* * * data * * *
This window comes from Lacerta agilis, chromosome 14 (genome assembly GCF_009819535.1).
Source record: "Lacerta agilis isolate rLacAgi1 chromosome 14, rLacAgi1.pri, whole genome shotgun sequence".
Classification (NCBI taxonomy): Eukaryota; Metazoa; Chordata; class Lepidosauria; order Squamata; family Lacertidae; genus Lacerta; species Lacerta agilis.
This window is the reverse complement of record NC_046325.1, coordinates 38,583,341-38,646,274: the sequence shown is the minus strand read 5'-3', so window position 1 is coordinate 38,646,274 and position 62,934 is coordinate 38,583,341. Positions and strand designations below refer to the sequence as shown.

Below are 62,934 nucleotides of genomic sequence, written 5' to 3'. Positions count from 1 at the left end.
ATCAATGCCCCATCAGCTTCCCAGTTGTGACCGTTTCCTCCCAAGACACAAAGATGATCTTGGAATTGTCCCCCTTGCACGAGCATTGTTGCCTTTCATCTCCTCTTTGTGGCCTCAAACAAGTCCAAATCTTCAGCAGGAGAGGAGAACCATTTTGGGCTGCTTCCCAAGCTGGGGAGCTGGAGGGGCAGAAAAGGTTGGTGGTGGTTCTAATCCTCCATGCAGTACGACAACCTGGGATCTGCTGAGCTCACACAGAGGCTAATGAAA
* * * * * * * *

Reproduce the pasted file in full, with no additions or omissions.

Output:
This window comes from Lacerta agilis, chromosome 14 (genome assembly GCF_009819535.1).
Source record: "Lacerta agilis isolate rLacAgi1 chromosome 14, rLacAgi1.pri, whole genome shotgun sequence".
Classification (NCBI taxonomy): Eukaryota; Metazoa; Chordata; class Lepidosauria; order Squamata; family Lacertidae; genus Lacerta; species Lacerta agilis.
This window is the reverse complement of record NC_046325.1, coordinates 38,583,341-38,646,274: the sequence shown is the minus strand read 5'-3', so window position 1 is coordinate 38,646,274 and position 62,934 is coordinate 38,583,341. Positions and strand designations below refer to the sequence as shown.

Below are 62,934 nucleotides of genomic sequence, written 5' to 3'. Positions count from 1 at the left end.
ATCAATGCCCCATCAGCTTCCCAGTTGTGACCGTTTCCTCCCAAGACACAAAGATGATCTTGGAATTGTCCCCCTTGCACGAGCATTGTTGCCTTTCATCTCCTCTTTGTGGCCTCAAACAAGTCCAAATCTTCAGCAGGAGAGGAGAACCATTTTGGGCTGCTTCCCAAGCTGGGGAGCTGGAGGGGCAGAAAAGGTTGGTGGTGGTTCTAATCCTCCATGCAGTACGACAACCTGGGATCTGCTGAGCTCACACAGAGGCTAATGAAA